The Virginia Quarterly Review is a tiny and respected literary journal that was founded in 1925 and which last broke with its tradition of genteel obscurity in 2006, when it became an overnight sensation by winning the National Magazine Award for general excellence, the industry’s top honor. Now it is in the news again, this time because its no. 2 editor, Kevin Morrissey, a hard-working 52-year-old journeyman, shot himself in the head near his redbrick office on the University of Virginia’s stately grounds.
Why his death, like most suicides, wasn’t ignored by the media isn’t immediately clear. Apparently because Morrissey’s relations with his boss had soured, his suicide has been seized upon as a case of workplace bullying. The affair has been fluttering through the national media and may be en route to becoming a cause célèbre.
That media embrace is both revealing and disturbing. What’s of greatest concern, I think, is the casual and uncritical way that the coverage has turned Morrissey’s death into a sociological parable—demonizing his boss and longtime friend, editor in chief Ted Genoways—and cherry-picked facts and anonymous comments to suggest that Morrissey was hounded to his death by an office tyrant.
That’s essentially the story offered by the New York Times, Los Angeles Times, Boston Globe, New York Post and the NBC Today Show, (the New York Observer dissented), with the most thorough accounts in the Chronicle of Higher Education (title: “What Killed Kevin Morrissey?”) and the Charlottesville, Va., alternative weekly, The Hook.
Yet the evidence of bullying is paper thin. The allegations against Genoways are a grab-bag of claims of favoritism, occasional harsh language and the like, capped by his putting Morrissey on a week’s paid leave after a clash with a co-worker.
Nowhere have I seen accounts of harassing behavior intended to belittle or publicly humiliate Morrissey—whom Genoways had brought with him when he started the Review’s turnaround in 2003. Nowhere are there tales of disproportionate burdens or ridiculous deadlines imposed on Morrissey. Nowhere is there persecution or verbal abuse. Where was the bullying?
Yet in the aftermath, members of Morrissey’s family (from which he had been estranged), said they heard from staffers that he was demoralized by his treatment at work. So the bullying narrative emerged, and off we went.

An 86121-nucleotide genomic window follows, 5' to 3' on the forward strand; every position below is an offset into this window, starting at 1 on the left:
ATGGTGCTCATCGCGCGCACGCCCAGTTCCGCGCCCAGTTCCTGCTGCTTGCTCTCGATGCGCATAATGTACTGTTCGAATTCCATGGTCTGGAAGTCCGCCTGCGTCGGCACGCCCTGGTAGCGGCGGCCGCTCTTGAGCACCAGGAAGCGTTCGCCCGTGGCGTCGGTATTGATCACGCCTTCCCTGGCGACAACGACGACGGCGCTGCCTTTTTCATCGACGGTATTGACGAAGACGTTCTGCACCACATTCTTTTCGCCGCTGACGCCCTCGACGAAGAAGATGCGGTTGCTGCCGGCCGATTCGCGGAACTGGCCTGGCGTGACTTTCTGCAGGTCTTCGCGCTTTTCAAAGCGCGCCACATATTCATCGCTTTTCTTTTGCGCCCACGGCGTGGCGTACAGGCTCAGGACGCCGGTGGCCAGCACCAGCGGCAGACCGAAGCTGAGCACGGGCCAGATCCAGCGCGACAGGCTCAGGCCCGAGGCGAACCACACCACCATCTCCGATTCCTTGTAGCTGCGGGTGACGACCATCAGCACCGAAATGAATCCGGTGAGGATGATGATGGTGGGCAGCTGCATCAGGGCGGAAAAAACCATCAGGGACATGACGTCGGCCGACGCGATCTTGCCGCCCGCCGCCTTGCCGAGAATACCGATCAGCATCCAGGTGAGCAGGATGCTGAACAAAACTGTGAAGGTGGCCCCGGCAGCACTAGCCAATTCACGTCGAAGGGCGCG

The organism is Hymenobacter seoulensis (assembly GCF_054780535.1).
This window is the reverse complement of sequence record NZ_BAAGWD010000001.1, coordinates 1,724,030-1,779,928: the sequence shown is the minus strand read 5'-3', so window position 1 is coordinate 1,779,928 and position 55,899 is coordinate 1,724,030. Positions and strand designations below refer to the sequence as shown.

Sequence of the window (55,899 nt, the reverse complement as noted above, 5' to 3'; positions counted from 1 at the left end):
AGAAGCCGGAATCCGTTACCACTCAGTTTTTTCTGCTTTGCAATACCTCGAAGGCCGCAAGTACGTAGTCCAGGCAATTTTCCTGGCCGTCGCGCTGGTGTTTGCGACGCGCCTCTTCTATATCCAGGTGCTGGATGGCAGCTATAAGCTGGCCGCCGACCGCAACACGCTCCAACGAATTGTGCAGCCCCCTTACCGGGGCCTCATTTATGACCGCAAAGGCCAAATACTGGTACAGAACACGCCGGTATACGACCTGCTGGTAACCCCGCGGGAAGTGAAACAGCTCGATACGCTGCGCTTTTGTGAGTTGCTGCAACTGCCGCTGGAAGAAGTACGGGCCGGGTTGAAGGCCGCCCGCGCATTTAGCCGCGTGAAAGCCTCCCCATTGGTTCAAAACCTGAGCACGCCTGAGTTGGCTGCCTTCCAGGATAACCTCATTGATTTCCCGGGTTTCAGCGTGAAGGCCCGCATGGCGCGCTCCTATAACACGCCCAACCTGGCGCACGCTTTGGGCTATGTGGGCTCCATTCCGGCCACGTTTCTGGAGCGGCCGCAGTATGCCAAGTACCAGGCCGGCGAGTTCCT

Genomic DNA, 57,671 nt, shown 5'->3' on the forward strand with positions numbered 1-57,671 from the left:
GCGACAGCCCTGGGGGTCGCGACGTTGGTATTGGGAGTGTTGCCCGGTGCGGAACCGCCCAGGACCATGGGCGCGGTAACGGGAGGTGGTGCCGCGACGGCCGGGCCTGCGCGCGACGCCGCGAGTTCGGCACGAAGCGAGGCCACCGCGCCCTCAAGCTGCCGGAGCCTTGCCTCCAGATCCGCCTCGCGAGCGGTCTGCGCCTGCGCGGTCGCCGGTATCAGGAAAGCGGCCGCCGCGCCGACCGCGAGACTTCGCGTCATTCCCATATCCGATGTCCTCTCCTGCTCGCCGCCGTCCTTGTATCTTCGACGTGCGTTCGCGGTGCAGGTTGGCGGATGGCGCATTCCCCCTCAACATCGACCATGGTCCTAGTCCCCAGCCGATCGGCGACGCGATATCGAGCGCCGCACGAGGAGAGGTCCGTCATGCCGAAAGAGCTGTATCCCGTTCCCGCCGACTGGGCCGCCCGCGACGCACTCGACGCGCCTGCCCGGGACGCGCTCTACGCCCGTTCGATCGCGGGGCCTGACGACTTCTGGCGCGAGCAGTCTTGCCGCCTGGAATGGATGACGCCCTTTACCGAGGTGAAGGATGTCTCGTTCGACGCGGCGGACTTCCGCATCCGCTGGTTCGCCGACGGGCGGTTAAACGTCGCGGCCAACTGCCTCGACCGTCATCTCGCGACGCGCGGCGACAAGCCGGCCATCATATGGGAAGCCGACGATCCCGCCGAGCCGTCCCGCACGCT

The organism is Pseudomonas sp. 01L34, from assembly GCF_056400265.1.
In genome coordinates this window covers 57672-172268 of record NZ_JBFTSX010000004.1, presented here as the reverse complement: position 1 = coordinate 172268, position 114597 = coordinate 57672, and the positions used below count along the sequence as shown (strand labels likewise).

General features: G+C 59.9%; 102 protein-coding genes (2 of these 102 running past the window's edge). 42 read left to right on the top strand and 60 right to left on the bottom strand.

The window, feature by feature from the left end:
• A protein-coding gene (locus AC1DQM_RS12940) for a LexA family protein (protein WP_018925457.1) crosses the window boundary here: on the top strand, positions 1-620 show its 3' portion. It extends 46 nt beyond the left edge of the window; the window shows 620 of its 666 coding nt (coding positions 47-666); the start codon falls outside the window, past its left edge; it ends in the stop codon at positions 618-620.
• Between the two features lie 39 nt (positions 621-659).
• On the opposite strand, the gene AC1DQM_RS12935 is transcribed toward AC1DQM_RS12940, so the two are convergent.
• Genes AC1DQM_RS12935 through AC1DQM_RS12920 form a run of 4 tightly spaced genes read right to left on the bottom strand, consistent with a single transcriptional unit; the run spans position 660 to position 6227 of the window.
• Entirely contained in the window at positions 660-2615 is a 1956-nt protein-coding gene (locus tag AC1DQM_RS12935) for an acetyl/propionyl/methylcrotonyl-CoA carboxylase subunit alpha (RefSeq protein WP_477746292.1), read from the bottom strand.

How come? Why insist on this story line? I think, ironically, that the explanation lies, in part, in the peculiar ethical rules that govern coverage of suicide.
For the journalist a suicide story is always trouble. That’s partly because it’s painful and intrusive. And it’s partly because there’s an irreducible mystery at its core—why?—and the only person who might unlock that mystery, if questioned skillfully enough, is gone.
So you turn to the survivors. And while a reporter normally believes that with proximity comes credibility, that the nearer people are to the news the more valuable they are as sources, that’s often untrue—especially with suicides: The closer people are, the more damaged, baffled, guilt-ridden, emotionally invested, and problematic they’re likely to be as sources.
So the media steer clear. Although suicides claim twice as many lives as murders do, only three types generally make the news: those that take place in public, involve public figures—or exemplify some larger social problem.
Enter workplace bullying. This is a robust area of social science-type research and consultancy, so it’s easy to solicit learned sound bites on how perfectly some headline-worthy affair—no matter how poorly documented or weakly understood—fits a supposedly classic pattern of office abuse.
The result is a suicide that’s now legitimately newsworthy—but only if the reporter skirts the messy personal stuff: How serious was Morrissey’s depression, was he being treated, when did he buy his gun, had he threatened suicide before, how many years since he last spoke to his family, had he clashed with bosses elsewhere, what was that cryptic final note to an old girlfriend about? None of those questions, which touch on intensely private matters, are really addressed—even though they’re unquestionably relevant.
That’s because under the ethical strictures journalists subscribe to, if Morrissey died because he was lonely and despondent and dead-ended and because he over-reacted to routine workplace miseries, his suicide wouldn’t be any of the public’s business. It wouldn’t be a story.
So there’s an inherent professional reason to soft-pedal evidence of personal pathology, and to tilt the coverage toward this hot new social malady.
To think that compassionate ethical concerns would produce such bias is troubling. Equally troubling, in view of the media-fueled clamor for a sweeping university inquiry, is the possibility that the legacy of Morrissey’s death will be the death of the publication for which he worked so hard.